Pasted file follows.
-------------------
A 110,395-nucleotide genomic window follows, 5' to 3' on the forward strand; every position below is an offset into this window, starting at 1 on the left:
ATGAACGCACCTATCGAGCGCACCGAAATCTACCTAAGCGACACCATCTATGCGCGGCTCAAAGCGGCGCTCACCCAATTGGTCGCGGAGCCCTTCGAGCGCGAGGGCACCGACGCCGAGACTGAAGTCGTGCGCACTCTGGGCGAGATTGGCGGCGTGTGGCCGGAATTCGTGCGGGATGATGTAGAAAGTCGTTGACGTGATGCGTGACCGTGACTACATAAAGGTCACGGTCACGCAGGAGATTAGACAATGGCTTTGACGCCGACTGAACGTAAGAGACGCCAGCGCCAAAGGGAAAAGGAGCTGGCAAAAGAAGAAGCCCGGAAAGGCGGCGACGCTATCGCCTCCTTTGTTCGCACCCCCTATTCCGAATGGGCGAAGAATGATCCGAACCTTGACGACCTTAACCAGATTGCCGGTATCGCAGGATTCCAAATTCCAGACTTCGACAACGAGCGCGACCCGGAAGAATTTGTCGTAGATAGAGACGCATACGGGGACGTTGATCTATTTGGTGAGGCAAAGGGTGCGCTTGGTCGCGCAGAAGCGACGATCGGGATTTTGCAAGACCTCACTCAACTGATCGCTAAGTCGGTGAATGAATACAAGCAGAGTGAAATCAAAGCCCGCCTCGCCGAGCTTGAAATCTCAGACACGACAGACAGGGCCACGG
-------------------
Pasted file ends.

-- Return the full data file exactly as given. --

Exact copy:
A 110,395-nucleotide genomic window follows, 5' to 3' on the forward strand; every position below is an offset into this window, starting at 1 on the left:
ATGAACGCACCTATCGAGCGCACCGAAATCTACCTAAGCGACACCATCTATGCGCGGCTCAAAGCGGCGCTCACCCAATTGGTCGCGGAGCCCTTCGAGCGCGAGGGCACCGACGCCGAGACTGAAGTCGTGCGCACTCTGGGCGAGATTGGCGGCGTGTGGCCGGAATTCGTGCGGGATGATGTAGAAAGTCGTTGACGTGATGCGTGACCGTGACTACATAAAGGTCACGGTCACGCAGGAGATTAGACAATGGCTTTGACGCCGACTGAACGTAAGAGACGCCAGCGCCAAAGGGAAAAGGAGCTGGCAAAAGAAGAAGCCCGGAAAGGCGGCGACGCTATCGCCTCCTTTGTTCGCACCCCCTATTCCGAATGGGCGAAGAATGATCCGAACCTTGACGACCTTAACCAGATTGCCGGTATCGCAGGATTCCAAATTCCAGACTTCGACAACGAGCGCGACCCGGAAGAATTTGTCGTAGATAGAGACGCATACGGGGACGTTGATCTATTTGGTGAGGCAAAGGGTGCGCTTGGTCGCGCAGAAGCGACGATCGGGATTTTGCAAGACCTCACTCAACTGATCGCTAAGTCGGTGAATGAATACAAGCAGAGTGAAATCAAAGCCCGCCTCGCCGAGCTTGAAATCTCAGACACGACAGACAGGGCCACGG